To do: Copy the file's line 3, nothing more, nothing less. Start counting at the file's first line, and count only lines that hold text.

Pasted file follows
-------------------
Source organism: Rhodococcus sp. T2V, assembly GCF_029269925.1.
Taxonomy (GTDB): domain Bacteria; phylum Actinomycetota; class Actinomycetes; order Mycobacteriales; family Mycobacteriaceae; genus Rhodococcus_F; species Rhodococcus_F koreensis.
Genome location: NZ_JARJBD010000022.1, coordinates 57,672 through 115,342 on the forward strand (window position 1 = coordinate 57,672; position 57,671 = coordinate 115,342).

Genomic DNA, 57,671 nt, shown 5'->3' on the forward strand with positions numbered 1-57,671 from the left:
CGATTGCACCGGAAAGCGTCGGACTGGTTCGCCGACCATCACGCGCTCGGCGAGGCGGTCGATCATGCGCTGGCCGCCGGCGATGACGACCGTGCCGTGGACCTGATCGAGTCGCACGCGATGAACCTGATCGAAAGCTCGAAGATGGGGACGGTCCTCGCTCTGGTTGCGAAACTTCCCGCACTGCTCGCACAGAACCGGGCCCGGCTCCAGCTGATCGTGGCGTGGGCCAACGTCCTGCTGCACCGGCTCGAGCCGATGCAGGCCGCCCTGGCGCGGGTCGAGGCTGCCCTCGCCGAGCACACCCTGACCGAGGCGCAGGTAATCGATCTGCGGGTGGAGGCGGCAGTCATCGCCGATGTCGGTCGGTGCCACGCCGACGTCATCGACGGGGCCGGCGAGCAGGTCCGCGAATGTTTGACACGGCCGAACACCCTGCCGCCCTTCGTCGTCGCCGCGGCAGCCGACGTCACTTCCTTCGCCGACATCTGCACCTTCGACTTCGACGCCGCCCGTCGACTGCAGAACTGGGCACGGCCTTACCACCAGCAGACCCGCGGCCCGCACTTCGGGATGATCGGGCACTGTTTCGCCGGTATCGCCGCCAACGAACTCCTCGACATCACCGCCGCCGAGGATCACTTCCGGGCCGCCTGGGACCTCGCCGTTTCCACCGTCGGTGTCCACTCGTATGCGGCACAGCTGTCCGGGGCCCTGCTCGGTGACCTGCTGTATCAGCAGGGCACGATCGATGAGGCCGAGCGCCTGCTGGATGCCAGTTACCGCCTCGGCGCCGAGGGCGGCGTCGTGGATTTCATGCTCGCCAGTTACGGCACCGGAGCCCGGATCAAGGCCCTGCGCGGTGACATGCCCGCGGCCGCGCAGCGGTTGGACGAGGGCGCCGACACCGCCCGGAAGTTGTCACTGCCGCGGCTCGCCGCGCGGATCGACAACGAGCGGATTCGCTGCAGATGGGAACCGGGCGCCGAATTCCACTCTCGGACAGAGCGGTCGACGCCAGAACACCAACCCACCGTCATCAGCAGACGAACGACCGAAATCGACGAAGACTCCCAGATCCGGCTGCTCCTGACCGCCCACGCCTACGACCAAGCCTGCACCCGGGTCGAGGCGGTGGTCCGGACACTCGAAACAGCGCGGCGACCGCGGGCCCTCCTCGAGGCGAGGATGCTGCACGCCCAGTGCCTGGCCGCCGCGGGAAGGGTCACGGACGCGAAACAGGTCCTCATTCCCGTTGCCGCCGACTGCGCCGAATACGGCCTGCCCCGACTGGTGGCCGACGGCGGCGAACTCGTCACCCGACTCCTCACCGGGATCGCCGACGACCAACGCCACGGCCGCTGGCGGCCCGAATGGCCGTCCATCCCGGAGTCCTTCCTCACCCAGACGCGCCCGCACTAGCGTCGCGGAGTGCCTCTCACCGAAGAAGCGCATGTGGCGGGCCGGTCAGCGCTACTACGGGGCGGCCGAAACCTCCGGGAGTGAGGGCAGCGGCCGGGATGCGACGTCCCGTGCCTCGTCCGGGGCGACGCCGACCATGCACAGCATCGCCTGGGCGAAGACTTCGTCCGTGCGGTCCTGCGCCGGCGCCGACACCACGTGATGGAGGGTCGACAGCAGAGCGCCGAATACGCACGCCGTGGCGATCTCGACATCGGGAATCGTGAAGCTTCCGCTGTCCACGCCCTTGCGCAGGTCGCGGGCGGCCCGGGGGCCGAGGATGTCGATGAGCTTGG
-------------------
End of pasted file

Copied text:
Genome location: NZ_JARJBD010000022.1, coordinates 57,672 through 115,342 on the forward strand (window position 1 = coordinate 57,672; position 57,671 = coordinate 115,342).